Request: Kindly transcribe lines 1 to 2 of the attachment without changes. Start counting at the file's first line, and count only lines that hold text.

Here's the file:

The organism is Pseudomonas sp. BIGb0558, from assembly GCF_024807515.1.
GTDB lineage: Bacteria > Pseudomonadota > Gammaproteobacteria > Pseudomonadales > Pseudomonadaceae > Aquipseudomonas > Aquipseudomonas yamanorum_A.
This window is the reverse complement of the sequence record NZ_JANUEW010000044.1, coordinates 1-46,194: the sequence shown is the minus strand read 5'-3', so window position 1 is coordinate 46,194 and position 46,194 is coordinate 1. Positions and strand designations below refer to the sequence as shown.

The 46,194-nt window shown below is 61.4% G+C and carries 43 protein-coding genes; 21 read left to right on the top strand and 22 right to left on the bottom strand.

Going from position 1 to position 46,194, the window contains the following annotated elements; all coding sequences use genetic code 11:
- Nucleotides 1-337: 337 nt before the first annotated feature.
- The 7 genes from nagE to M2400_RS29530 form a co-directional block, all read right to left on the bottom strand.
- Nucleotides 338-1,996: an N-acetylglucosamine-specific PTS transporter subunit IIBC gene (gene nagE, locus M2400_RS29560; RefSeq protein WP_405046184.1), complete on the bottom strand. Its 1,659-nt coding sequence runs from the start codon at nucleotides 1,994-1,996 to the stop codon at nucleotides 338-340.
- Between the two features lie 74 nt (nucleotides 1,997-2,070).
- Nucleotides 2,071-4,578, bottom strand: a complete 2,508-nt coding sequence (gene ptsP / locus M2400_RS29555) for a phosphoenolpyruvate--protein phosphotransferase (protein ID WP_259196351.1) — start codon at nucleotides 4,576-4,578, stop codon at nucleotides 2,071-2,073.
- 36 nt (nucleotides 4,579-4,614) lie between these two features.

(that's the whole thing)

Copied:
The organism is Pseudomonas sp. BIGb0558, from assembly GCF_024807515.1.
GTDB lineage: Bacteria > Pseudomonadota > Gammaproteobacteria > Pseudomonadales > Pseudomonadaceae > Aquipseudomonas > Aquipseudomonas yamanorum_A.